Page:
www ISR
For ISR updates, send us your Email Address

Back to home page

ISR Issue 52, March–April 2007


Intifada from the inside

Ramzy Baroud
The Second Palestinian Intifada: A Chronicle of a People’s Struggle
Photographs by Mahfouz Abu Turk and Mathew Cassel
Pluto Press, 2006
240 pages $27


THE SECOND Palestinian Intifada is a collection of impassioned essays by Ramzy Baroud. Most of the pieces—which have appeared widely, from Japan to Bangladesh to the Middle East and the U.S.—were originally written as parts of Baroud’s courageous and persistent analysis of contemporary events in the Palestinian arena.

Baroud’s work stems from a desire to provide an independent Palestinian voice to explain unfolding events, when too often that narrative is altogether ignored, or immediately juxtaposed to a pro-Zionist opinion to give it adequate “balance.” His writings belong to a genre of new Palestinian writers and activists who attempted to address an English audience during the Al Aqsa Intifada, in an effort to arm that audience with arguments in defense of Palestinian rights.

Baroud’s own experience growing up in a Gaza refugee camp provides him with a historical context and framework that makes his analysis less susceptible to the pitfalls that sympathetic foreigners have often demonstrated when attempting to explain events in the complicated Palestinian arena. It includes a sense of understanding for the historical plight of the Palestinian people, lesser-known Israeli massacres, the smothering and systematic nature of life beneath occupation, and the active resistance that Palestinians have waged to try and advance their cause.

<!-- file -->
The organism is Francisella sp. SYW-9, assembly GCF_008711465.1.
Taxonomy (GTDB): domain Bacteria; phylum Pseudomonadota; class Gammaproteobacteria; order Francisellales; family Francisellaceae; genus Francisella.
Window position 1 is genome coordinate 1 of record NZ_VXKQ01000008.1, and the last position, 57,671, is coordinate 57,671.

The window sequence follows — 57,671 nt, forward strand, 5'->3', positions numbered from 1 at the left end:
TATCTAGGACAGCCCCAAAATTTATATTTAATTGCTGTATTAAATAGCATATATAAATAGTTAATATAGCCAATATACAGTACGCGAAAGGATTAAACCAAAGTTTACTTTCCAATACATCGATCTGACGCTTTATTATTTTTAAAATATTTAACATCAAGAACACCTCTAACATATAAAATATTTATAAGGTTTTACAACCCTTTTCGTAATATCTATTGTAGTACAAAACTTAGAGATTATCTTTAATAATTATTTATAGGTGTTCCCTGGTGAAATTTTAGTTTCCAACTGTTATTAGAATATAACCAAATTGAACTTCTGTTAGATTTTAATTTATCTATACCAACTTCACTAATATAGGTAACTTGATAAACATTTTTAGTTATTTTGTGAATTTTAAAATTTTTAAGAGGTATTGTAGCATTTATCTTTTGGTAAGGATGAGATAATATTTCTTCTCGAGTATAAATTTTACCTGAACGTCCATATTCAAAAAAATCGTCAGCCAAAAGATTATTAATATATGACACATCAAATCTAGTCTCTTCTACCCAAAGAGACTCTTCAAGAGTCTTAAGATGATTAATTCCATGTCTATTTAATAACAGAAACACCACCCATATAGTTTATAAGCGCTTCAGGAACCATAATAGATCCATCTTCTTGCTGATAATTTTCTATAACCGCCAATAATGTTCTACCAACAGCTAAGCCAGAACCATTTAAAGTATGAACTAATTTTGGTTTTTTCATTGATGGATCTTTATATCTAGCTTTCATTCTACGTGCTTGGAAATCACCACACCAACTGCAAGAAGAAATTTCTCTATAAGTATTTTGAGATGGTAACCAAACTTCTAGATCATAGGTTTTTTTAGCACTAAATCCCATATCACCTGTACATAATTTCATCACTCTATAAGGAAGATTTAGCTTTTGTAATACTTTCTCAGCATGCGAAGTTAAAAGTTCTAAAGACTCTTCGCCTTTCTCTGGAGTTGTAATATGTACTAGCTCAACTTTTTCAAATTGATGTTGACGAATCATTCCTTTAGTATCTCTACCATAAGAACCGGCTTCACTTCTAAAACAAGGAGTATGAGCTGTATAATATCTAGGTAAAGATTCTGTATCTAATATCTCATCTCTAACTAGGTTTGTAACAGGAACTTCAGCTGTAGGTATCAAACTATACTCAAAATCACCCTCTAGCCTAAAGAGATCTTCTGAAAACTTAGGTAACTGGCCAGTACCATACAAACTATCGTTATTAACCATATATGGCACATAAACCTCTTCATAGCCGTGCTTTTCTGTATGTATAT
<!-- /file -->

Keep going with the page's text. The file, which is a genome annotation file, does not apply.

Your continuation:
Because most of the book is a chronology of the Intifada itself—from its outbreak in September 2000 to the Israeli unilateral disengagement from Gaza and the subsequent election of Hamas in January 2006—this book is significant for its attempt to collect a primary (though by no means comprehensive) history of these years into a short, coherent volume. More than a chronicle of Israeli brutality, the essays show how the brutality was repeatedly sanitized and served to English audiences within the racist, dehumanizing framework of the U.S “war against terror.”

Despite its significance as a history, Baroud’s account does suffer from deficiencies that result from the book’s scope and approach. Because each piece is largely oriented around explaining a particular event, there is a tendency for the narrative to lose the broader picture. Though the book’s foreword and introductions, written by Kathleen and Bill Christianson, and Jennifer Lowenstein respectively do a good job of attempting to make up for this deficiency, there is greater need for a holistic assessment of the Intifada and Israel’s repression of it.